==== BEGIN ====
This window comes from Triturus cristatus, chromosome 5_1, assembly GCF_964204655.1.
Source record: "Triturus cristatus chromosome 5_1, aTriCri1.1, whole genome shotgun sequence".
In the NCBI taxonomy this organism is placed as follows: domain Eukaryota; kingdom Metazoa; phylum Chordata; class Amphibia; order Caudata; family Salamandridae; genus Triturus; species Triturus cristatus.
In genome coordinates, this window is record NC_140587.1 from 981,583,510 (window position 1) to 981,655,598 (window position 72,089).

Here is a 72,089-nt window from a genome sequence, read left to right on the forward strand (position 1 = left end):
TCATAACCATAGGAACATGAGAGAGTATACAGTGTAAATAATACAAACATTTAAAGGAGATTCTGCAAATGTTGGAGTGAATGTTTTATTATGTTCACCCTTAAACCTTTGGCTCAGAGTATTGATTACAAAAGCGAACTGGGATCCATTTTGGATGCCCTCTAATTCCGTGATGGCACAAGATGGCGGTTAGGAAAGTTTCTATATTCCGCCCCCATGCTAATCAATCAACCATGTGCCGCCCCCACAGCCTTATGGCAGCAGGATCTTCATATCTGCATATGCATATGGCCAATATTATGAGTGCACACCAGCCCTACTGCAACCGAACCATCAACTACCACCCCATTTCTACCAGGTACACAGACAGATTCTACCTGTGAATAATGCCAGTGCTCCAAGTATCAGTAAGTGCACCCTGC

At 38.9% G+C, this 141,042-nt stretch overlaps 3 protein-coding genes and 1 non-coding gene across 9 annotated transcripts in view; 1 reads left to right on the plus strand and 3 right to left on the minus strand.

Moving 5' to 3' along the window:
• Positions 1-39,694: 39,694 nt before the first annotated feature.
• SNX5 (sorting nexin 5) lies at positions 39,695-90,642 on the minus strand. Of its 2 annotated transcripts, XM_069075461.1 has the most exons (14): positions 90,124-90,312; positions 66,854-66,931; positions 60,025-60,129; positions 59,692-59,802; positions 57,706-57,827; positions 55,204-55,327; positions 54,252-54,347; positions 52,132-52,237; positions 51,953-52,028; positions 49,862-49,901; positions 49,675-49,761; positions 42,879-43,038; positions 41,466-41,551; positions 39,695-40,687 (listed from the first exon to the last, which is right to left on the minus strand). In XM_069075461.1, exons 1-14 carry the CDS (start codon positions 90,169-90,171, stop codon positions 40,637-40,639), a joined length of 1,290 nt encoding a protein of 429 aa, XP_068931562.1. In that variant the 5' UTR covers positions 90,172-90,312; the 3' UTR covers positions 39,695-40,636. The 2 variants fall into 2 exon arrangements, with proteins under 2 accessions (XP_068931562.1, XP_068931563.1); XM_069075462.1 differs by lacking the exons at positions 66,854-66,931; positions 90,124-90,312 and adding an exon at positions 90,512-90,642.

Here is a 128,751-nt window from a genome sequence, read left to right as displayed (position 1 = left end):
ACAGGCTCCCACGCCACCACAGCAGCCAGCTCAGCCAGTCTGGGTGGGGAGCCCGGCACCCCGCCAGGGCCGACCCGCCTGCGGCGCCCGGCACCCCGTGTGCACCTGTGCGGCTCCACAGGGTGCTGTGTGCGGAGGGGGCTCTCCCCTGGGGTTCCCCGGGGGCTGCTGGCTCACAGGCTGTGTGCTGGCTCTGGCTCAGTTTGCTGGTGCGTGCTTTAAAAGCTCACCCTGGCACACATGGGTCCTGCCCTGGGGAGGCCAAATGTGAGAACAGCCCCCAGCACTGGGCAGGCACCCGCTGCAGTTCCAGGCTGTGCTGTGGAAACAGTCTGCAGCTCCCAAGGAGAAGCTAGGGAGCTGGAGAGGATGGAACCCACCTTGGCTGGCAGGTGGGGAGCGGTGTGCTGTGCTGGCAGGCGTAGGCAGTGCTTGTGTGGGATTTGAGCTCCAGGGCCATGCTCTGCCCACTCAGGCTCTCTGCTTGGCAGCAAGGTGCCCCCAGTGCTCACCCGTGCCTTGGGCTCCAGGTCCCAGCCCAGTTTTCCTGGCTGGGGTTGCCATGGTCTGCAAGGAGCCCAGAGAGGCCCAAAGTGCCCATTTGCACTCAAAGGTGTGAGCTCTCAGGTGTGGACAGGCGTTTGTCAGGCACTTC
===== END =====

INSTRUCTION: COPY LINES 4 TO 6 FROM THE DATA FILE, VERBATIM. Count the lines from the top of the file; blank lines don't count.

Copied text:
In genome coordinates, this window is record NC_140587.1 from 981,583,510 (window position 1) to 981,655,598 (window position 72,089).

Here is a 72,089-nt window from a genome sequence, read left to right on the forward strand (position 1 = left end):
TCATAACCATAGGAACATGAGAGAGTATACAGTGTAAATAATACAAACATTTAAAGGAGATTCTGCAAATGTTGGAGTGAATGTTTTATTATGTTCACCCTTAAACCTTTGGCTCAGAGTATTGATTACAAAAGCGAACTGGGATCCATTTTGGATGCCCTCTAATTCCGTGATGGCACAAGATGGCGGTTAGGAAAGTTTCTATATTCCGCCCCCATGCTAATCAATCAACCATGTGCCGCCCCCACAGCCTTATGGCAGCAGGATCTTCATATCTGCATATGCATATGGCCAATATTATGAGTGCACACCAGCCCTACTGCAACCGAACCATCAACTACCACCCCATTTCTACCAGGTACACAGACAGATTCTACCTGTGAATAATGCCAGTGCTCCAAGTATCAGTAAGTGCACCCTGC